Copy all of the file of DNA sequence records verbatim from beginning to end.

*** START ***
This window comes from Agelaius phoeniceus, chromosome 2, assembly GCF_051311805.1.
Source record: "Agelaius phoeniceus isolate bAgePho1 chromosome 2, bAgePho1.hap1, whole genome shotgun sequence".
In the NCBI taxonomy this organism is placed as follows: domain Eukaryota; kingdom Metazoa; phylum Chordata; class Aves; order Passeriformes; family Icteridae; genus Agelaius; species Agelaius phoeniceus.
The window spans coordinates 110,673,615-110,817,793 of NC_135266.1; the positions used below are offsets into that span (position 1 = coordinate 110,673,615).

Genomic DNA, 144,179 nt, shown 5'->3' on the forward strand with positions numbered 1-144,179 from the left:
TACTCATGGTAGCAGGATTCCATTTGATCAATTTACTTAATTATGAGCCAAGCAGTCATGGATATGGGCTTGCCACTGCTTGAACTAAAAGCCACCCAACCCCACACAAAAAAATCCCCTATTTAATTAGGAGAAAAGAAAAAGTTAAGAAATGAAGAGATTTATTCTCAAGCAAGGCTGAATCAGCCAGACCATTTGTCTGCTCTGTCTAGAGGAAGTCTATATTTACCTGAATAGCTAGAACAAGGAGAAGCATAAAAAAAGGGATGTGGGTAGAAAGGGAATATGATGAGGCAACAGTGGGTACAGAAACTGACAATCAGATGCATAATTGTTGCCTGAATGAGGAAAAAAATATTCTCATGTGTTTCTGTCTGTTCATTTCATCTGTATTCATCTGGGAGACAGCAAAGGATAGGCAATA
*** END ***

This window comes from Agelaius phoeniceus, chromosome 2, assembly GCF_051311805.1.
Source record: "Agelaius phoeniceus isolate bAgePho1 chromosome 2, bAgePho1.hap1, whole genome shotgun sequence".
In the NCBI taxonomy this organism is placed as follows: domain Eukaryota; kingdom Metazoa; phylum Chordata; class Aves; order Passeriformes; family Icteridae; genus Agelaius; species Agelaius phoeniceus.
The window spans coordinates 110,673,615-110,817,793 of NC_135266.1; the positions used below are offsets into that span (position 1 = coordinate 110,673,615).

Genomic DNA, 144,179 nt, shown 5'->3' on the forward strand with positions numbered 1-144,179 from the left:
TACTCATGGTAGCAGGATTCCATTTGATCAATTTACTTAATTATGAGCCAAGCAGTCATGGATATGGGCTTGCCACTGCTTGAACTAAAAGCCACCCAACCCCACACAAAAAAATCCCCTATTTAATTAGGAGAAAAGAAAAAGTTAAGAAATGAAGAGATTTATTCTCAAGCAAGGCTGAATCAGCCAGACCATTTGTCTGCTCTGTCTAGAGGAAGTCTATATTTACCTGAATAGCTAGAACAAGGAGAAGCATAAAAAAAGGGATGTGGGTAGAAAGGGAATATGATGAGGCAACAGTGGGTACAGAAACTGACAATCAGATGCATAATTGTTGCCTGAATGAGGAAAAAAATATTCTCATGTGTTTCTGTCTGTTCATTTCATCTGTATTCATCTGGGAGACAGCAAAGGATAGGCAATA